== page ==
New York Cuffs & Collars – April 19th, 2013

Tired Of illegal dumping
(Broome County)

On Dec. 13, ECO Eric Templeton and Tom Gragg with DEC’s Division of Air met with state troopers Quick and Schuler regarding an illegal tire dumping complaint in the town of Kirkwood. A few days earlier, state police had met with town code enforcement officer Scott Russell at the dumping site located in a parking lot next to a vacant commercial building. Two receipts were found in two separate tires which eventually led them to the person responsible for the dumping. The subject worked for a local auto sales and repair shop in the area. During an interview, the subject stated he had dumped the tires without the employer’s knowledge. The case was turned over to Templeton. The officer, along with Gragg, interviewed the vice president of operations of the business and also inspected the facility for compliance with regulations regarding handling of waste tires, automotive fluids and paints, including proper storage, containment, and disposal, and requirements pertaining to spray painting and wastewater management. The business was not keeping the records for its tire disposal and had assumed the tires were going to the Broome County Landfill. Templeton and Gragg went to the original site and counted 170 tires. They later returned to the location to verify the tires had been removed and also went back to the business to review the disposal receipts. Administrative action for the solid waste violations is currently pending.

Dumping complaint
(Onondaga County)

ECO Richard Head responded to a call from Onondaga Indian Nation security regarding the remains of two deer carcasses left on the side of a Nation road. One of the deer heads had a carcass tag on it. Head ran the tag number through the system, which led him to a local hunter. After several back and forth interviews it turned out that the tag holder’s friend admitted to dumping the carcasses on the Nation property. He was ticketed for illegal disposal of solid waste and failing to tag a deer he had taken. Nation security thanked Head for his work and was to follow up with the pending charges in the Onondaga town court.

Road hunting
(Tioga County)

In early December near the end of the regular big-game season, ECO Stan Winnick received a call from a concerned resident on Tallow Hill Road in the town of Spencer who had just spoken to a neighbor. The neighbor stated he was walking his dog and witnessed someone shoot a deer from a truck stopped on Tallow Hill Road. Winnick then patrolled to a hunting camp and interviewed the hunters. After obtaining written confessions from the shooters, Winnick issued multiple tickets pertaining road hunting to the hunters. Winnick then patrolled to the location of the deer that was dead near the side of the Tallow Hill Road. The buck that was killed illegally was very small, weighing less than 60 pounds. The deer was confiscated and donated.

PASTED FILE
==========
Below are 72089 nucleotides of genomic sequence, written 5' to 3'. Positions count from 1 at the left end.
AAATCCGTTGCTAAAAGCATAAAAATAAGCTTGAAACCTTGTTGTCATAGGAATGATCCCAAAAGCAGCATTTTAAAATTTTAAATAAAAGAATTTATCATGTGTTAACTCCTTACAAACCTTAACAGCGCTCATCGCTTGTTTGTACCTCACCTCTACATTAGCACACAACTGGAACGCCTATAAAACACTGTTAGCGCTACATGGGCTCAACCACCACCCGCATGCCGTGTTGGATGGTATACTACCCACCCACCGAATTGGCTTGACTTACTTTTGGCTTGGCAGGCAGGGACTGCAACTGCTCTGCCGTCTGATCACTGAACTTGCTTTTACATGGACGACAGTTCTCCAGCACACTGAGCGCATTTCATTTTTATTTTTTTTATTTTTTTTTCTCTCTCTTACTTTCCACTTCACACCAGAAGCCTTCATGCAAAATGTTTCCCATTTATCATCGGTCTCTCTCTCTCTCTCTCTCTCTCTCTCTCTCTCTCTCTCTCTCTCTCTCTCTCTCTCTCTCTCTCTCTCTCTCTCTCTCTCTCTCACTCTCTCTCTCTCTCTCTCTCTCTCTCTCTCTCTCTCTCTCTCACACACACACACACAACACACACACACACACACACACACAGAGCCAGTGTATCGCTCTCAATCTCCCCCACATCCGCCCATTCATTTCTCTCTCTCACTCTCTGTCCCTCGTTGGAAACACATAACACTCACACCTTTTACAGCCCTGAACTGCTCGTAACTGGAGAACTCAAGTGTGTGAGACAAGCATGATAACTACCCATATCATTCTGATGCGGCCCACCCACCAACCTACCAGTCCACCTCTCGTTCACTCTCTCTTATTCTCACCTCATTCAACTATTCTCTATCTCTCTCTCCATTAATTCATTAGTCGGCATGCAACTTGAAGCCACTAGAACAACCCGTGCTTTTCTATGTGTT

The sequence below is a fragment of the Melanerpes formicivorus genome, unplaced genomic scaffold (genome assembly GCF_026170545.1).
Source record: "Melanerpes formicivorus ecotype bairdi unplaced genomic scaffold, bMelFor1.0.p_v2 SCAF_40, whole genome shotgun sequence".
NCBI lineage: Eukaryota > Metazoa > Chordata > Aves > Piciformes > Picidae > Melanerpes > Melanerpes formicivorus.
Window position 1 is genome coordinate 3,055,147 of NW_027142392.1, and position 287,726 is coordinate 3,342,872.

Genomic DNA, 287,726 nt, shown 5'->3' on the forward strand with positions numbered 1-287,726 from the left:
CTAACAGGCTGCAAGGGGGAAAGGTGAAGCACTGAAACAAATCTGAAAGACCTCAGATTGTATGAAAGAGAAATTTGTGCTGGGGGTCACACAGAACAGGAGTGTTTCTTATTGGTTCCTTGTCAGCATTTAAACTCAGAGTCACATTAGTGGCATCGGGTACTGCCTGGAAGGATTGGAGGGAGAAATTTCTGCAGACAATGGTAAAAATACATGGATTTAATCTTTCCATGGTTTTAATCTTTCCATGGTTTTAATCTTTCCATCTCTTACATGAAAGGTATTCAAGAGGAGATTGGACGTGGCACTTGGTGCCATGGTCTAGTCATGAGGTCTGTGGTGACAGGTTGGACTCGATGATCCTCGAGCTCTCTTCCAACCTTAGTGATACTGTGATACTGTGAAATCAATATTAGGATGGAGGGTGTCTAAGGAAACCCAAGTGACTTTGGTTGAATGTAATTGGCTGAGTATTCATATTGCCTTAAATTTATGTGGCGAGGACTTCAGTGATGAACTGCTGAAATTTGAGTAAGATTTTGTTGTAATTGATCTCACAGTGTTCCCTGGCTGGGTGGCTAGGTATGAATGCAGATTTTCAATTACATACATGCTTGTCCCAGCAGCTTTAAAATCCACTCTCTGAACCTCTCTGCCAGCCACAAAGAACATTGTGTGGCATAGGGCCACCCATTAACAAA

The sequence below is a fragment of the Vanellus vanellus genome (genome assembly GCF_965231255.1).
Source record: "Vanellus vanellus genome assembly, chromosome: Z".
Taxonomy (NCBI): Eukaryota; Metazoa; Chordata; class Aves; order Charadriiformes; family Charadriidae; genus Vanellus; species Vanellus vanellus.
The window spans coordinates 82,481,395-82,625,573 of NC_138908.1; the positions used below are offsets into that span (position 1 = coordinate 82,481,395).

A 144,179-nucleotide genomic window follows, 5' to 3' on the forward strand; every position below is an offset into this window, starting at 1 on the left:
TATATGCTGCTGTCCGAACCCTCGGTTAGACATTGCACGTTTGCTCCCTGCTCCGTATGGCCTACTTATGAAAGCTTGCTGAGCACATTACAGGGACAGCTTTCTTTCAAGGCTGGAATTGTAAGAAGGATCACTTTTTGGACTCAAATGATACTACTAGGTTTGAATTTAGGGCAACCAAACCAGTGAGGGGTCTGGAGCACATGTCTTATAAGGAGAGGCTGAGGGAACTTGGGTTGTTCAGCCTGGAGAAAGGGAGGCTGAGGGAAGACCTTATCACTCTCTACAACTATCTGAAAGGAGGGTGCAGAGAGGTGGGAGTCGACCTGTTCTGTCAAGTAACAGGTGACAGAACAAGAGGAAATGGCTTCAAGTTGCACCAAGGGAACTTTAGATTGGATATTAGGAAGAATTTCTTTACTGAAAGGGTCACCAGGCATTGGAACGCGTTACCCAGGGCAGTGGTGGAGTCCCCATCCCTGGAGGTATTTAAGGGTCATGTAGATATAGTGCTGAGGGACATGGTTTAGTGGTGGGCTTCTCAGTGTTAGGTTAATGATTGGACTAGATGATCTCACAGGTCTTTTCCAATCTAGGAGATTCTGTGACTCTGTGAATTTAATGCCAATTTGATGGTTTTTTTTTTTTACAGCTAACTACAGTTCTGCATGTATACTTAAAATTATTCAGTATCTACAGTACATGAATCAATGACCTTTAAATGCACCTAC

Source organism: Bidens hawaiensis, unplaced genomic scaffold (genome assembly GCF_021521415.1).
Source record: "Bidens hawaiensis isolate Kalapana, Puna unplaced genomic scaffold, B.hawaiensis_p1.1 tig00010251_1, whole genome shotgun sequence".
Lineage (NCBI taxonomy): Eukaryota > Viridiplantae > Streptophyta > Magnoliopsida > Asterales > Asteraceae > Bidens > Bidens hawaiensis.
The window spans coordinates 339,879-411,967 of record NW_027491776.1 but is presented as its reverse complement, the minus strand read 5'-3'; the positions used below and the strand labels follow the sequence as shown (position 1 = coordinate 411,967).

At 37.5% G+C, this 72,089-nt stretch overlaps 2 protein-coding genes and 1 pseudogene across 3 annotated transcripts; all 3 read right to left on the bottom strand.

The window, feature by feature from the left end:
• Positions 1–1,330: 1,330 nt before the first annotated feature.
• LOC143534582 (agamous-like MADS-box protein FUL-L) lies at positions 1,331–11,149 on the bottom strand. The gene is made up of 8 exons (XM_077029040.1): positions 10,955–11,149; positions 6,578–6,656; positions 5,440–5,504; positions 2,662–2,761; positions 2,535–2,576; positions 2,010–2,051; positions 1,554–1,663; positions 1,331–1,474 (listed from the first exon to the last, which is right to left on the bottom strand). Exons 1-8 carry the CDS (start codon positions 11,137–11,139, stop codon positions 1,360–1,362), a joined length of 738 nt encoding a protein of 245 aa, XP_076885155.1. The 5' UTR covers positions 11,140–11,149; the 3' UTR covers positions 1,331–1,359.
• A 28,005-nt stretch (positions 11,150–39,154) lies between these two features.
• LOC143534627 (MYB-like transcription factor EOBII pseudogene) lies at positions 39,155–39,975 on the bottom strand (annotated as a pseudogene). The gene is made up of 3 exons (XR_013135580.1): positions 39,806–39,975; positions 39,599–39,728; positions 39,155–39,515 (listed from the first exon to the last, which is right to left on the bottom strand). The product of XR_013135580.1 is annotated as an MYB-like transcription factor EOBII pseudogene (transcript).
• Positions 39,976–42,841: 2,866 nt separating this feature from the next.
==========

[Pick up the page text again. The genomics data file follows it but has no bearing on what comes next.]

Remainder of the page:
Big Brother is always watching
(Oswego County)

On Dec. 31, ECO Shawn Dussault responded to the Port Authority in the city of Oswego for a complaint that three waterfowl hunters were shooting from a boat on the Oswego River within the city limits. Dussault met with the caller and was shown a surveillance video of the three in action. While watching the video, Dussault quickly realized there was much more to the complaint than just shooting within the city limits. As the video rolled on, it showed the three hunters motor up to and shoot several ducks from the moving boat.  After receiving a copy of the video, Dussault made contact with the three hunters and called their boat to shore. While talking with the hunters and giving them some details of their morning hunt, it didn’t take long for them to confess to their unethical and illegal hunting activity. Dussault put an end to the day’s hunt and instructed the hunters to return to the launch. Once there, the hunters apologized for their actions.They explained they were better hunters than what their earlier actions showed. Dussault explained that he usually either gives a ticket or lecture, but in this case, they deserved both. The three hunters faced multiple charges, some of which were addressed with warnings and others that were addressed with tickets.  Those offenses addressed with tickets included possessing a loaded firearm in a motor vehicle and taking migratory game birds from or by means of a motor-driven boat. At the conclusion of the interaction a lecture was also given on their unethical hunting methods.  

‘Do as I say, not as I do’
(Delaware County)

On Thanksgiving morning, a large 8-point buck was shot illegally, but ECOs Nathan Doig and George Wilber did not receive information on the illegal killing until Dec. 5. Doig and Wilber interviewed a couple of the complainants and then interviewed the possible shooter. The poacher, a DEC instructor, eventually admitted to shooting an 8-point buck from his pick-up truck within 500 feet of an occupied dwelling. The hunter ed instructor was charged with five misdemeanors and one violation. He was charged with shooting within 500 feet of a dwelling, possessing a loaded gun in a motor vehicle, shooting from a public roadway, illegally taking a deer, killing a deer with the aid of a motor vehicle and trespass on posted property. The individual was arraigned at the Delhi Town Court.